About two o'clock the rebels opened on us from some of their batteries, and the way the ambulances, hospital men, stragglers, and darkies did skedaddle for the rear, was amusing to those old fellows who had got used, somewhat, to such things as shells. Several men of the brigade were wounded, and one shell killed a sergeant of Company I, named Woodworth, and wounded three others. After lying there about two hours, or till four o'clock, we were ordered to get our things on and be ready to move, as the Third corps on our left was going in, and we might be needed to help them. The artillery and musketry then commenced firing on the left, and continued with but little change for two hours, when our men began to give way slowly. We were at once ordered up to the left to support our batteries, and check the rebels' advance. We were marched up there about a quarter of a mile, and ordered to lie down in front of the batteries, as the shot and shell were coming over pretty plentifully. From there we could look all over the field, see our lines, the rebel lines, and their batteries very plainly. As I saw our men fall back, rally, and fall back again, skedaddlers rushing to the rear in squads, I never felt so bad in my life. I thought sure the day was gone for us, and felt that I would prefer to die there, rather than live and suffer the disgrace and humiliation a defeat of our army there would entail on us; and if ever I offered a sincere prayer in my life, it was then, that we might be saved from defeat. We all felt bad, but resolved, when our chance came, to do our best to retrieve the fortunes of the day, hardly expecting to come out of the conflict unharmed. Our turn soon came. We were ordered forward against the enemy, who were then within musket range of us; and if any ever were willing and anxious to go forward into what we all could see was a deadly place, our boys were. We had two open fields to advance over, while the rebels were coming down over another open field, and the Third corps falling back before. We went forward on a run, and with a yell, till about half way across the second field, when we were ordered, for some unaccountable reason to us, to halt, and the bullets were coming like hail-stones, and whittling our boys like grain before the sickle. “Why don't they let us charge?” cried all of us. “Why do they stop us here to be murdered?” Every one seemed anxious to go forward, and some run way out ahead and beckoned for as to come on. We have always believed that a determined charge would break any line, and that more would be accomplished and less life lost, than by lying down and firing two or three hours. We felt that we could check and force them to retreat, and we wanted to go against them with a vengeance and get over the deadly ground as soon as possible. We were halted again when across the second field; and though by this time few were left, we were just as anxious to go forward. We were almost together, and the rebels had nearly flanked the right of the regiment. But what surprised me most was to see some of the rebels, not fifty yards from us, standing out openly and loading and firing as deliberately as though they were in no danger whatever. Ah! there is no mistake but what some of those rebels are just as brave as it is possible for human beings to be. I expected they would turn and run when they saw us coming so determinedly, and I believe they would, had we gone right on. We had fired but a few shots before we were ordered to fall back. 'Twas some time before we could hear the order, and when we did the right of the regiment was half way back. We dreaded to go back for the danger of it, more than staying there; and we felt, though obeying orders, that we were being disgraced to fall back when we knew we could hold our own. We fell back, and it was then I had the first feeling of fear during the fight. I felt almost sure I would be hit, and I saw many wounded going back. When we got back to the colors, where we rallied, scarce twenty-five men were to be found. Most who went in were killed, wounded, or helping off the wounded. The enemy advanced no farther, and soon some of our boys who did not fall back when ordered, came in bringing in prisoners, and They said when we fell back the rebels were making for the rear as fast as possible. It was now about dark. Another line came up of the First corps, and went in where we came out, found no enemy, advanced their pickets over the battle-field to enable us to get off our wounded, which they at once commenced to do. We were ordered to join the brigade again, on the right; and Lieutenant Heffelfinger took a couple of the boys and went and had all our wounded carried to the hospital that night. As we were going to the right to join the brigade, musketry was heard very plain, seemingly scarce half a mile off, and completely in our rear; in fact, some of the bullets whistled over our heads. Now we were sure that the battle was gone up for us, for the fighting continued fierce, and seemed growing nearer all the time. We made up our minds that we were whipped, and expected before morning to see the whole army routed, and flying for Baltimore. The prospect was gloomy and discouraging in the extreme to us, but, thank God, that time we were deceived, and our affairs and position were much better than the most sanguine of us could believe possible. The firing soon ceased on the right and what seemed our rear; the troops were got in their places, and put in position for the contest, whenever it should open again. Our brigade was placed almost in the same position we had previous to the charge in the afternoon, viz.: the left centre of the army, and the left of the Second division. We then lay down to get some sleep, with our equipment on and guns by our sides; and I here say I never slept better and had more pleasant dreams in my life than I had on the battle-field of Gettysburg, with dead men and horses lying all around me; but the excitement and exhaustion had been so great that a man could sleep in any condition, and under any circumstances. We got up about daylight, expected and awaited an attack from the enemy at any moment but till afternoon all was quiet, except occasionally a shot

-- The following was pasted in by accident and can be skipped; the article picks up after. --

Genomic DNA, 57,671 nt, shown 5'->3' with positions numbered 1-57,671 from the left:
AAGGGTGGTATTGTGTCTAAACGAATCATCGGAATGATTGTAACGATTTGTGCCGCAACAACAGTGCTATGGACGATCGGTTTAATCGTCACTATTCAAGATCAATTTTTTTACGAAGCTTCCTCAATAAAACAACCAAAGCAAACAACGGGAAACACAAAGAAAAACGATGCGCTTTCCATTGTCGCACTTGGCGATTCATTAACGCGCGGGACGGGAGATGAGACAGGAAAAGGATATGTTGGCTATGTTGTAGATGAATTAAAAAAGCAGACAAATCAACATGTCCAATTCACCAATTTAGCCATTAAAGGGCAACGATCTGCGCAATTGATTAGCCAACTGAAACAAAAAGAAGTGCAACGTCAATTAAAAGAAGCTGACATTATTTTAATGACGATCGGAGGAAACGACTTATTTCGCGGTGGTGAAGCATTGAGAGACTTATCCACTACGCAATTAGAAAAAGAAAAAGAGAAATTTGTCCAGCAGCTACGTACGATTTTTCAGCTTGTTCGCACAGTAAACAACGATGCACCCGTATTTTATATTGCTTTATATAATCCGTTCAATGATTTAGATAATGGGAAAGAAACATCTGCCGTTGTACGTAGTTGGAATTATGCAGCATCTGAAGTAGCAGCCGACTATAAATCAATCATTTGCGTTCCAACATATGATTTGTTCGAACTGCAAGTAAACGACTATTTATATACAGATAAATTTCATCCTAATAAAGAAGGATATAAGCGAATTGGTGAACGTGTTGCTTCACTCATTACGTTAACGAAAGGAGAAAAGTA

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Doc . 62 .-Hoisting the Black flag — official correspondence and reports.